Truly it's not my fault, for obviously there's a national conspiracy at hand that has genetically engineered the perfect construction of plot with excellent writing quality. Callihan delves into a paranormal world that feels such a part of the fabric of reality within its fictional setting. The historical elements mesh perfectly with the other worldly-ones, which are fundamentally unique in their own right. Yes, we've read about werewolves, but not these lycans. Yes, we've seen be-gifted heroines with powers over the elements, but not with this backstory. Yes we've seen the animated dead, but not with that steampunk Grim Reaper twist.
You really don't; not til you read the book. (Seriously, hon; read this thing.) I mean, in this single novel we've got smokin' hot romance that is emotionally fueled by the most heartbreaking needs-some-lovin' hero and heroine, a Who Done It mystery, a monster on the loose, one hella screwy love triangle that is an acid trip into Feelville, a bloody half-century family feud even Dr. Phil wouldn't touch, all topped off with some of the most NO-WAY plot twists that would leave Steven King salivating. And, if all that wasn't enough to make you want to devour this book NOW, DAMMIT, then at the very least ignore that huge run-on sentence, for my sake. Additionally, know that you're crazy.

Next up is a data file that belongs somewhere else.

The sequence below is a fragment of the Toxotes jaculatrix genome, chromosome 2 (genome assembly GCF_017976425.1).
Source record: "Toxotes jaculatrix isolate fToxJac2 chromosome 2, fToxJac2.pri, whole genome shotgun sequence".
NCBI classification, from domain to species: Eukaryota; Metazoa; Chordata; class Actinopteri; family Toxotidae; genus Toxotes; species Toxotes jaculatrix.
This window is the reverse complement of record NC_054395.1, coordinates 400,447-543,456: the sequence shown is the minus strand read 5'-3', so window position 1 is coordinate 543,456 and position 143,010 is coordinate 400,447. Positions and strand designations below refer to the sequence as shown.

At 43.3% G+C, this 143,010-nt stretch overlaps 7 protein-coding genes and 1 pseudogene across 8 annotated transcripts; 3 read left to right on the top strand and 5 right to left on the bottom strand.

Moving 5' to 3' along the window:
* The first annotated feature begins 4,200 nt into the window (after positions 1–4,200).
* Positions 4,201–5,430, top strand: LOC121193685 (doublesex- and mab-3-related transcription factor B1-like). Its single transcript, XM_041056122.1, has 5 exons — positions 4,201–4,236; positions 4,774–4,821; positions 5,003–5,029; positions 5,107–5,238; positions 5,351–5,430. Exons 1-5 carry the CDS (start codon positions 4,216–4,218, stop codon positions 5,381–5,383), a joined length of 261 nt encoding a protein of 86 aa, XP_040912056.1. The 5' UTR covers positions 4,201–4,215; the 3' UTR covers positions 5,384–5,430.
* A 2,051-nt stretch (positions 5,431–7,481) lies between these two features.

*Dodges the hate.* Okay, so aside from my being a douche-nozzle, I will admit that if the book contained a single flaw, it would have to be that a LOT is going on in this story. Such is a good thing, in that it makes for some hella-damn interesting story telling...but not such a good thing for crowding out room for more emotion-building between Daisy and Ian. While it would have been nice to see just an itsy-bitsy bit more of these two constructing their emotional connection, the specific plot points that occur do believably allow Daisy and Ian to short-hand their way to the lovey-dovey sentiments. Confused?
(view spoiler)[Basically Ian gets his flesh literally eviscerated (facial muscles mutilated, bloody chunky inside bits falling out...yeah) all to ensure Daisy's well being. Daisy's trust in Ian's humanity sparks a bond that supersedes the need for copious love-growing exposition. So, yeah. If that's not enough to excuse the lack of an extra heaping spoonful of emotion-cresting-telling, then may Alan Rickman help you. (hide spoiler)]